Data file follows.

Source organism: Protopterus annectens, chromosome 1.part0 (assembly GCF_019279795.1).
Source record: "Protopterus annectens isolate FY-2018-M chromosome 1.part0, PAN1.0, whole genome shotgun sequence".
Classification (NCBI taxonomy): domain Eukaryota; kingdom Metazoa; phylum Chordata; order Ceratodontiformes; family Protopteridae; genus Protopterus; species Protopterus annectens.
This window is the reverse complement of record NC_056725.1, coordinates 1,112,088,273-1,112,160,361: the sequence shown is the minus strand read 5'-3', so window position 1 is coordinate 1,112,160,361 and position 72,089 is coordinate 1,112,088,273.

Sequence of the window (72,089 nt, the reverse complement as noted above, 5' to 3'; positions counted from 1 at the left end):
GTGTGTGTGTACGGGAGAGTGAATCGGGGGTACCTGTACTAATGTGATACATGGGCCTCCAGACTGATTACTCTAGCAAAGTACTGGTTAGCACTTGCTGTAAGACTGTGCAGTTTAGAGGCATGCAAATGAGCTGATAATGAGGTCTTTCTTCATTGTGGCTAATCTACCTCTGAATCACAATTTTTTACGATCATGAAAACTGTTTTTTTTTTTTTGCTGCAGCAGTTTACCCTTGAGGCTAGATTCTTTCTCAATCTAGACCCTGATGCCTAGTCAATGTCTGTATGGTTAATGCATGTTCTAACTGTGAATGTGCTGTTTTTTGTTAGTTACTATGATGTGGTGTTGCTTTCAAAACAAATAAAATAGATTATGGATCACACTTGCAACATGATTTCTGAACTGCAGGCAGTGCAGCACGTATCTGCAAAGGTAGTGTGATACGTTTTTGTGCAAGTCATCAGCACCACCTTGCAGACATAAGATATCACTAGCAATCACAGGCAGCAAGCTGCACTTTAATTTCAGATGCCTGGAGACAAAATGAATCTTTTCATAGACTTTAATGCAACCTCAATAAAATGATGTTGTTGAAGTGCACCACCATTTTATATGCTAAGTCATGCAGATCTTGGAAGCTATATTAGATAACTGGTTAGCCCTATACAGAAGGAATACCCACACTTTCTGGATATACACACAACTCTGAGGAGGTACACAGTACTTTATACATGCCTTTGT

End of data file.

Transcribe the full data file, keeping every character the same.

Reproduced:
Source organism: Protopterus annectens, chromosome 1.part0 (assembly GCF_019279795.1).
Source record: "Protopterus annectens isolate FY-2018-M chromosome 1.part0, PAN1.0, whole genome shotgun sequence".
Classification (NCBI taxonomy): domain Eukaryota; kingdom Metazoa; phylum Chordata; order Ceratodontiformes; family Protopteridae; genus Protopterus; species Protopterus annectens.
This window is the reverse complement of record NC_056725.1, coordinates 1,112,088,273-1,112,160,361: the sequence shown is the minus strand read 5'-3', so window position 1 is coordinate 1,112,160,361 and position 72,089 is coordinate 1,112,088,273.

Sequence of the window (72,089 nt, the reverse complement as noted above, 5' to 3'; positions counted from 1 at the left end):
GTGTGTGTGTACGGGAGAGTGAATCGGGGGTACCTGTACTAATGTGATACATGGGCCTCCAGACTGATTACTCTAGCAAAGTACTGGTTAGCACTTGCTGTAAGACTGTGCAGTTTAGAGGCATGCAAATGAGCTGATAATGAGGTCTTTCTTCATTGTGGCTAATCTACCTCTGAATCACAATTTTTTACGATCATGAAAACTGTTTTTTTTTTTTTGCTGCAGCAGTTTACCCTTGAGGCTAGATTCTTTCTCAATCTAGACCCTGATGCCTAGTCAATGTCTGTATGGTTAATGCATGTTCTAACTGTGAATGTGCTGTTTTTTGTTAGTTACTATGATGTGGTGTTGCTTTCAAAACAAATAAAATAGATTATGGATCACACTTGCAACATGATTTCTGAACTGCAGGCAGTGCAGCACGTATCTGCAAAGGTAGTGTGATACGTTTTTGTGCAAGTCATCAGCACCACCTTGCAGACATAAGATATCACTAGCAATCACAGGCAGCAAGCTGCACTTTAATTTCAGATGCCTGGAGACAAAATGAATCTTTTCATAGACTTTAATGCAACCTCAATAAAATGATGTTGTTGAAGTGCACCACCATTTTATATGCTAAGTCATGCAGATCTTGGAAGCTATATTAGATAACTGGTTAGCCCTATACAGAAGGAATACCCACACTTTCTGGATATACACACAACTCTGAGGAGGTACACAGTACTTTATACATGCCTTTGT